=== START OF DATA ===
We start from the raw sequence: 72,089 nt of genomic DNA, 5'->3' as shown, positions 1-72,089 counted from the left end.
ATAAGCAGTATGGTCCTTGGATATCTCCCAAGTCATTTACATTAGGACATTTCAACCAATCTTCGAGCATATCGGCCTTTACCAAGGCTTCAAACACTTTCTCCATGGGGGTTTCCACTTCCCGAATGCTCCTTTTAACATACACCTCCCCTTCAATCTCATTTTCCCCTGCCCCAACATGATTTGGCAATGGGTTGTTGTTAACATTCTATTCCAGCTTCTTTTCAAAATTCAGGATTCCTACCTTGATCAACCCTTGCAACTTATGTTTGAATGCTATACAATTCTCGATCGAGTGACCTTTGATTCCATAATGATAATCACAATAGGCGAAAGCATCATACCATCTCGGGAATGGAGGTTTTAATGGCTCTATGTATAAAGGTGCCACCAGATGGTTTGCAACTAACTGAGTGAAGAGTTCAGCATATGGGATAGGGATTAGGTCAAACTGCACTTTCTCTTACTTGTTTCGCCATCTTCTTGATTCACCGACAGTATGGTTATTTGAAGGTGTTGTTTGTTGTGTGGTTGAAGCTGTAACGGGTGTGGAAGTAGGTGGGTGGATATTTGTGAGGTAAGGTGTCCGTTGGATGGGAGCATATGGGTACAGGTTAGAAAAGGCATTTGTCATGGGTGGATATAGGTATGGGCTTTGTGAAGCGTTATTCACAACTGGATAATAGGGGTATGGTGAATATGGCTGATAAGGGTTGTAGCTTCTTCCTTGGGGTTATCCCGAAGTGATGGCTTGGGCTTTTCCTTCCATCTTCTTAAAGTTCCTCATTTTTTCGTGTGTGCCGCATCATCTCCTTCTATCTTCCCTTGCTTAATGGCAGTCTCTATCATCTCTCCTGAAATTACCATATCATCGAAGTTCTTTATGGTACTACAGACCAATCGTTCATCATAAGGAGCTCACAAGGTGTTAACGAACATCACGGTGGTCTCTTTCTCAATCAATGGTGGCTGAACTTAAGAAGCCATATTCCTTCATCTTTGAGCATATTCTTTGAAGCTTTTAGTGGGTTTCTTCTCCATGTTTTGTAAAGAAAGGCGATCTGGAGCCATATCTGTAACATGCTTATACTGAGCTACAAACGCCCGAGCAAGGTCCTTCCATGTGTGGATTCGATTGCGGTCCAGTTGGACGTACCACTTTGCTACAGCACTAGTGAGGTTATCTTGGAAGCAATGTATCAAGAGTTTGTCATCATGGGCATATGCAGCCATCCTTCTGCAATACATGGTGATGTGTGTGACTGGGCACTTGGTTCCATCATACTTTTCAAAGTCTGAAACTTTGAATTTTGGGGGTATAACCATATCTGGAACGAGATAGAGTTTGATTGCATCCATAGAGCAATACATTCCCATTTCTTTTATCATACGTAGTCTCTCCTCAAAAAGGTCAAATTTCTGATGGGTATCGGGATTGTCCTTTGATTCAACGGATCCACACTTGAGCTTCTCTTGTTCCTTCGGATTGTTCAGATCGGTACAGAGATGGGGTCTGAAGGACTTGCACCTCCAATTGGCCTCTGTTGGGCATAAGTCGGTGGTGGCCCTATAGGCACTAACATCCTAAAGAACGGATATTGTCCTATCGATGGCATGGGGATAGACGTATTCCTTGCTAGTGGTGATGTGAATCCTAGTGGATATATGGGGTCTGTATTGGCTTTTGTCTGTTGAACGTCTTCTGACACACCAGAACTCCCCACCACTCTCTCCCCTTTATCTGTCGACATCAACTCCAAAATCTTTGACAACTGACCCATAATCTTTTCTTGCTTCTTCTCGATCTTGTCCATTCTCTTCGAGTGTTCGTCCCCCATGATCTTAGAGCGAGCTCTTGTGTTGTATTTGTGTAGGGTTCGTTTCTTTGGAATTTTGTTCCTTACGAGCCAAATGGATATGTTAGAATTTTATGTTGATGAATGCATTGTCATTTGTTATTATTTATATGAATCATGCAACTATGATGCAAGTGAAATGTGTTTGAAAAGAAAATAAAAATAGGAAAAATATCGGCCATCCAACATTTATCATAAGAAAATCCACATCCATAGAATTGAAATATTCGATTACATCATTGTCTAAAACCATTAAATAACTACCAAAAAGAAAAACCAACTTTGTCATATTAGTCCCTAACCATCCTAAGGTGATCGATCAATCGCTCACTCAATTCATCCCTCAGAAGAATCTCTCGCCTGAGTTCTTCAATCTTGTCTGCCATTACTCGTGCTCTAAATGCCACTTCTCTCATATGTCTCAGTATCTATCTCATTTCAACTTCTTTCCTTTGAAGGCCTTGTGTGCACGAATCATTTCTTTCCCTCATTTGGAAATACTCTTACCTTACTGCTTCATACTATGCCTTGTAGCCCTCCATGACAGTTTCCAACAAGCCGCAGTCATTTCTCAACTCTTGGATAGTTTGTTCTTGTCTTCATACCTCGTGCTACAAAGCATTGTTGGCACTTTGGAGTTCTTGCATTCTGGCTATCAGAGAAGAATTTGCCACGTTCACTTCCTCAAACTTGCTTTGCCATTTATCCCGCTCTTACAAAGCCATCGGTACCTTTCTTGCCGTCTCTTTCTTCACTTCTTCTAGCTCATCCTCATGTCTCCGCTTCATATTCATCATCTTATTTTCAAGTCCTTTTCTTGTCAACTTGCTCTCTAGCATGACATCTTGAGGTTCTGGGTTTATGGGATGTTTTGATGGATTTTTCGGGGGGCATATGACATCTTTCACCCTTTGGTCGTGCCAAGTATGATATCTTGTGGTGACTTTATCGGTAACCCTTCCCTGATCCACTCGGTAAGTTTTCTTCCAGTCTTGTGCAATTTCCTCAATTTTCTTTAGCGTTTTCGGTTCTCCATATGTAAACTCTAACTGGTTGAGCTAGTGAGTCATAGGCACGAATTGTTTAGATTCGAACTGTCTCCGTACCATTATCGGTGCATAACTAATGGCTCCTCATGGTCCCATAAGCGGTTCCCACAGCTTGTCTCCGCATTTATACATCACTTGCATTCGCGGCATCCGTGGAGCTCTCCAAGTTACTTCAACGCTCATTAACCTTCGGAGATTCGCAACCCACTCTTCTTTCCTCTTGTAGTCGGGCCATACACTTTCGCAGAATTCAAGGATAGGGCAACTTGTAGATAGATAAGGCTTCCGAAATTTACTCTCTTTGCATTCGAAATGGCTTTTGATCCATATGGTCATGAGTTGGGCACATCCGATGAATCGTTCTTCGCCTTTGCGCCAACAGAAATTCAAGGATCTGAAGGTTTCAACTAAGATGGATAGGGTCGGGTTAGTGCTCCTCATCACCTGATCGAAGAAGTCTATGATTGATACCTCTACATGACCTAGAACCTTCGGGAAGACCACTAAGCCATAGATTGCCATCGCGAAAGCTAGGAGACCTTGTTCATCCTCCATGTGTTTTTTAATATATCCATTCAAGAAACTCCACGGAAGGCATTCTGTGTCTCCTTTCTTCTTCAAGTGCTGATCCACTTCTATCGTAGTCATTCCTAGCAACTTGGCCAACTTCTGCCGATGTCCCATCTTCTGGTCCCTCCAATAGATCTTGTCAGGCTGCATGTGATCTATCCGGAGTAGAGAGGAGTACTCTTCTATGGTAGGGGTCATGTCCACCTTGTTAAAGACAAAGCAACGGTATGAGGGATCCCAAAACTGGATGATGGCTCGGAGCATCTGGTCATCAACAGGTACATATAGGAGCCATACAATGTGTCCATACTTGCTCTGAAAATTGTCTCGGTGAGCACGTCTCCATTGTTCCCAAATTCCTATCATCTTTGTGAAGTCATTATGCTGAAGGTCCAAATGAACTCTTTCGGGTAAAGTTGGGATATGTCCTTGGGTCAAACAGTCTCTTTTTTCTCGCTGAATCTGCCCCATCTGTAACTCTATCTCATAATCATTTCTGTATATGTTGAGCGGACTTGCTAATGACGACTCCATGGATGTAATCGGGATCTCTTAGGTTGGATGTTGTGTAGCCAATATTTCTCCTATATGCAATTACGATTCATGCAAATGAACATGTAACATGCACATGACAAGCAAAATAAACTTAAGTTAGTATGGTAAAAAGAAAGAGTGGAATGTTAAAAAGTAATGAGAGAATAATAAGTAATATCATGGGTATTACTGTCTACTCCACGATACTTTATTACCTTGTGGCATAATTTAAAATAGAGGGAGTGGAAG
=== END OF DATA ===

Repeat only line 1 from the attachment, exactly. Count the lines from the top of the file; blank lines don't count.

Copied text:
We start from the raw sequence: 72,089 nt of genomic DNA, 5'->3' as shown, positions 1-72,089 counted from the left end.